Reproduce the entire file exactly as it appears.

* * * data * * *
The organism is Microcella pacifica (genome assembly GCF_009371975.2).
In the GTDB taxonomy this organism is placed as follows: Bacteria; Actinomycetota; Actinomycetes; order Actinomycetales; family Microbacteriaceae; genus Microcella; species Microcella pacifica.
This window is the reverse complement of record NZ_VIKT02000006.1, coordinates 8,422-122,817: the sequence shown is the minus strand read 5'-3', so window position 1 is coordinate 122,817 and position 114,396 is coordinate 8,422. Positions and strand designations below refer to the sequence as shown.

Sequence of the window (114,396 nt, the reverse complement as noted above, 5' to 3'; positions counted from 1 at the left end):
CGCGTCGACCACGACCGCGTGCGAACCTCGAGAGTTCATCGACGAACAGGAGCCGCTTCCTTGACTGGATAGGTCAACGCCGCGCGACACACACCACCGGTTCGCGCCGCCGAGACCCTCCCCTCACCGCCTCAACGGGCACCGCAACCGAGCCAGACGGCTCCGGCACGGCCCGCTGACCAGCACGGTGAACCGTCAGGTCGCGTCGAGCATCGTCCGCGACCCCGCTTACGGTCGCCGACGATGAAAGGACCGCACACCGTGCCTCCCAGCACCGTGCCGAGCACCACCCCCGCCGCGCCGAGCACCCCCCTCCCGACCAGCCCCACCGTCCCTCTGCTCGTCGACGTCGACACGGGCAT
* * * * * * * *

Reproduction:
The organism is Microcella pacifica (genome assembly GCF_009371975.2).
In the GTDB taxonomy this organism is placed as follows: Bacteria; Actinomycetota; Actinomycetes; order Actinomycetales; family Microbacteriaceae; genus Microcella; species Microcella pacifica.
This window is the reverse complement of record NZ_VIKT02000006.1, coordinates 8,422-122,817: the sequence shown is the minus strand read 5'-3', so window position 1 is coordinate 122,817 and position 114,396 is coordinate 8,422. Positions and strand designations below refer to the sequence as shown.

Sequence of the window (114,396 nt, the reverse complement as noted above, 5' to 3'; positions counted from 1 at the left end):
CGCGTCGACCACGACCGCGTGCGAACCTCGAGAGTTCATCGACGAACAGGAGCCGCTTCCTTGACTGGATAGGTCAACGCCGCGCGACACACACCACCGGTTCGCGCCGCCGAGACCCTCCCCTCACCGCCTCAACGGGCACCGCAACCGAGCCAGACGGCTCCGGCACGGCCCGCTGACCAGCACGGTGAACCGTCAGGTCGCGTCGAGCATCGTCCGCGACCCCGCTTACGGTCGCCGACGATGAAAGGACCGCACACCGTGCCTCCCAGCACCGTGCCGAGCACCACCCCCGCCGCGCCGAGCACCCCCCTCCCGACCAGCCCCACCGTCCCTCTGCTCGTCGACGTCGACACGGGCAT